Richard Cobden, John Dalton, Elizabeth Gaskell, Robert Peel, and 2 others in Manchester

Portico Library - 1806 Thomas Harrison architect (1744-1829) Richard Cobden John Dalton Elizabeth Gaskell Sir Robert Peel Thomas De Quincey Peter Mark Roget were readers here

Thomas Penson De Quincey (/ˈtɒməs də ˈkwɪnsi/; 15 August 1785 – 8 December 1859) was an English essayist, best known for his Confessions of an English Opium-Eater (1821). Many scholars suggest that in publishing this work De Quincey inaugurated the tradition of addiction literature in the West.

Source: dbpedia

Elizabeth Cleghorn Gaskell, née Stevenson (29 September 1810 – 12 November 1865), often referred to simply as Mrs Gaskell, was a British novelist and short story writer during the Victorian era. Her novels offer a detailed portrait of the lives of many strata of society, including the very poor, and are of interest to social historians as well as lovers of literature. Gaskell was also the first to write a biography of Charlotte Bronte, The Life of Charlotte Bronte, which was published in 1857.

Source: dbpedia

John Dalton FRS (6 September 1766 – 27 July 1844) was an English chemist, meteorologist and physicist. He is best known for his pioneering work in the development of modern atomic theory, and his research into colour blindness (sometimes referred to as Daltonism, in his honour).

Source: dbpedia

Sir Robert Peel, 2nd Baronet (5 February 1788 – 2 July 1850) was a British Conservative statesman, who served as prime minister of the United Kingdom from 10 December 1834 to 8 April 1835, and also from 30 August 1841 to 29 June 1846. While home secretary, Peel helped create the modern concept of the police force, leading to a new type of officer known as "bobbies" (in England) and "peelers" (in Ireland), his personal namesakes. As prime minister, Peel issued the Tamworth Manifesto (1834) during his brief first period in office, leading to the formation of the Conservative Party out of the shattered Tory Party; in his second administration he repealed the Corn Laws.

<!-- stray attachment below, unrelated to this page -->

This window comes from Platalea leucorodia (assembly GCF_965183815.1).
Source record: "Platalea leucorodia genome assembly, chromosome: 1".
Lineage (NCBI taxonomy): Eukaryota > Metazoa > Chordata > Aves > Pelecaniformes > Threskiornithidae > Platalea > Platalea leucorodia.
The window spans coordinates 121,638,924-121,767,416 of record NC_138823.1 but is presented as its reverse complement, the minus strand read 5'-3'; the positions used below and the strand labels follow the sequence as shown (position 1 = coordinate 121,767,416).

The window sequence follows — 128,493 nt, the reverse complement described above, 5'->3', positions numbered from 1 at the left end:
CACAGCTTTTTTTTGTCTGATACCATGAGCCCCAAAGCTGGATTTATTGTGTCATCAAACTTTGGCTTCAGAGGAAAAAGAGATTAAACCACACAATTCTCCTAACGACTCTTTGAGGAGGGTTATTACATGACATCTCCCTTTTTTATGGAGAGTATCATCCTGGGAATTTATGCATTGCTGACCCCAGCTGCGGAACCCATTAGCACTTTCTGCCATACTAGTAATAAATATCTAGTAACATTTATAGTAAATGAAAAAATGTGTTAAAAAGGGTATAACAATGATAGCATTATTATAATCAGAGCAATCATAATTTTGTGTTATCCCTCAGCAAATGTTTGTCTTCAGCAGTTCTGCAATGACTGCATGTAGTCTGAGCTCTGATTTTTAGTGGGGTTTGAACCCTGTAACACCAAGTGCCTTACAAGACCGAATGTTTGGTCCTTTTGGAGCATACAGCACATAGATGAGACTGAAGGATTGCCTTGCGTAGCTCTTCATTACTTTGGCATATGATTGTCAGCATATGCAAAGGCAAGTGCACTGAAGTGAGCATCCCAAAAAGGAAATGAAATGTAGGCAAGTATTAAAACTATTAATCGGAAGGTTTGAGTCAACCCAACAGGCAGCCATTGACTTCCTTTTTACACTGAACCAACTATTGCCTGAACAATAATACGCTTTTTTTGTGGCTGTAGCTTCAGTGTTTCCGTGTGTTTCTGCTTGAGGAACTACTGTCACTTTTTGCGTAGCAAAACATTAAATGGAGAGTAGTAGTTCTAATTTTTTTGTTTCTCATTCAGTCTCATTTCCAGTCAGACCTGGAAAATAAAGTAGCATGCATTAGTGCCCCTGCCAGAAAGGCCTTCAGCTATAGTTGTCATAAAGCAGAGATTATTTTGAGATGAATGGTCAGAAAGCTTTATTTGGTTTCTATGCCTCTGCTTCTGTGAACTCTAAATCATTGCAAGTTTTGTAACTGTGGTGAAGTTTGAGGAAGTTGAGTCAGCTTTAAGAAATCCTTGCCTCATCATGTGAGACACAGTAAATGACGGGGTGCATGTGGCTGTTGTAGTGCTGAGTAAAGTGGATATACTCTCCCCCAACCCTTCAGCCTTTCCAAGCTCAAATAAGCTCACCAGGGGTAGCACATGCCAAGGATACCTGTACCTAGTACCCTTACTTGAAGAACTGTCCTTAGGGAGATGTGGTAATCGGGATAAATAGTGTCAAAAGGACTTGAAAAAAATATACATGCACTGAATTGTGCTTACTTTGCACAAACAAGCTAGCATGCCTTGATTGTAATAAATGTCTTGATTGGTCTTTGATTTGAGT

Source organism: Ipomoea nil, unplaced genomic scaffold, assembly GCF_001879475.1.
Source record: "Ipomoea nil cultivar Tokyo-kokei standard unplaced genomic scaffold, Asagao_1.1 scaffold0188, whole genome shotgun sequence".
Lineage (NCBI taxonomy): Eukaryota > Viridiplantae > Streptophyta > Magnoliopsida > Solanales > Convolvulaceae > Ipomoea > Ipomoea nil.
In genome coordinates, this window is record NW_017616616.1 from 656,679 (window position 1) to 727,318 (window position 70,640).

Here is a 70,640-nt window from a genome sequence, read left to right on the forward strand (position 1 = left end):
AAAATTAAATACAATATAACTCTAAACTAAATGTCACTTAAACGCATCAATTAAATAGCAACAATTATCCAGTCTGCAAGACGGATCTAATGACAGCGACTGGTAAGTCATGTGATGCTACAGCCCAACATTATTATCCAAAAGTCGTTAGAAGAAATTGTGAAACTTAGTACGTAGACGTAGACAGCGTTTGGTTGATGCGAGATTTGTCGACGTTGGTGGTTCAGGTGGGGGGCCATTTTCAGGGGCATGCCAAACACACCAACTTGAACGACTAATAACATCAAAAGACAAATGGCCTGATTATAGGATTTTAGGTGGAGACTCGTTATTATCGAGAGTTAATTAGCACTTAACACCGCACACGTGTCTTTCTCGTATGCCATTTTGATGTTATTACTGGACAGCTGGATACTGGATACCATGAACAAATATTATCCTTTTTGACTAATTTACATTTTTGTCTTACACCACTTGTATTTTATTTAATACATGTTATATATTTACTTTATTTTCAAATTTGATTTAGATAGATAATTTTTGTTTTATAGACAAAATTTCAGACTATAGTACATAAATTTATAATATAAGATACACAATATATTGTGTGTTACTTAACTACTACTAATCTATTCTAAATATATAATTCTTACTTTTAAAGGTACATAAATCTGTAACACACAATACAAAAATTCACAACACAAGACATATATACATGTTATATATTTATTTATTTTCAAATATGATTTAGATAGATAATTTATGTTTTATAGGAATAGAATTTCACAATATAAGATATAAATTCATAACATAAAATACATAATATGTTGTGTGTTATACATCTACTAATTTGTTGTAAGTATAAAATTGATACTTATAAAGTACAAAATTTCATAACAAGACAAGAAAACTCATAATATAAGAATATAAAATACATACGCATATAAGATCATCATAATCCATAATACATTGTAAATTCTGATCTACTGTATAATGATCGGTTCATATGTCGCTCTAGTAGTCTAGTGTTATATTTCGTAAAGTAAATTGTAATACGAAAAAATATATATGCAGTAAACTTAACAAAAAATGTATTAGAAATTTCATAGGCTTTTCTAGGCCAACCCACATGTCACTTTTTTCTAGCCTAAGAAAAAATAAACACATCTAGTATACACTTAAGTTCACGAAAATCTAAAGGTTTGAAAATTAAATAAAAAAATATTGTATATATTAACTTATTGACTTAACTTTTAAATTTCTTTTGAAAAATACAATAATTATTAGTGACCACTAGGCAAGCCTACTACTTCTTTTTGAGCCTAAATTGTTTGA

Source: dbpedia

Richard Cobden (3 June 1804 – 2 April 1865) was an English manufacturer and Radical and Liberal statesman, associated with two major Free Trade campaigns, the Anti-Corn Law League and the Cobden–Chevalier Treaty.As a young man, Cobden was a successful commercial traveller who became co-owner of a highly profitable calico printing factory in Manchester, a city with which he would become strongly identified. However, he soon found himself more engaged in politics, and his travels convinced him of the virtues of Free Trade (anti-protection) as the key to better international relations.In 1838, he and John Bright founded the Anti-Corn Law League, aimed at abolishing the unpopular Corn Laws, which protected landowners’ interests by levying taxes on imported wheat, thus raising the price of bread at a time when factory-owners were trying to cut wages. As a Member of Parliament from 1841, he fought against opposition from the Peel ministry, and abolition was achieved in 1846.Another Free Trade initiative was the Cobden-Chevalier Treaty of 1860, promoting closer interdependence between Britain and France. This campaign was conducted in collaboration with John Bright and French economist Michel Chevalier, and succeeded despite Parliament’s endemic mistrust of the French.Cobden has been called "the greatest classical-liberal thinker on international affairs" by historian Ralph Raico.

Source: dbpedia

Peter Mark Roget FRS (/roʊˈʒeɪ/; 18 January 1779 – 12 September 1869) was a British physician, natural theologian and lexicographer. He is best known for publishing, in 1852, the Thesaurus of English Words and Phrases (Roget's Thesaurus), a classified collection of related words.

Source: dbpedia

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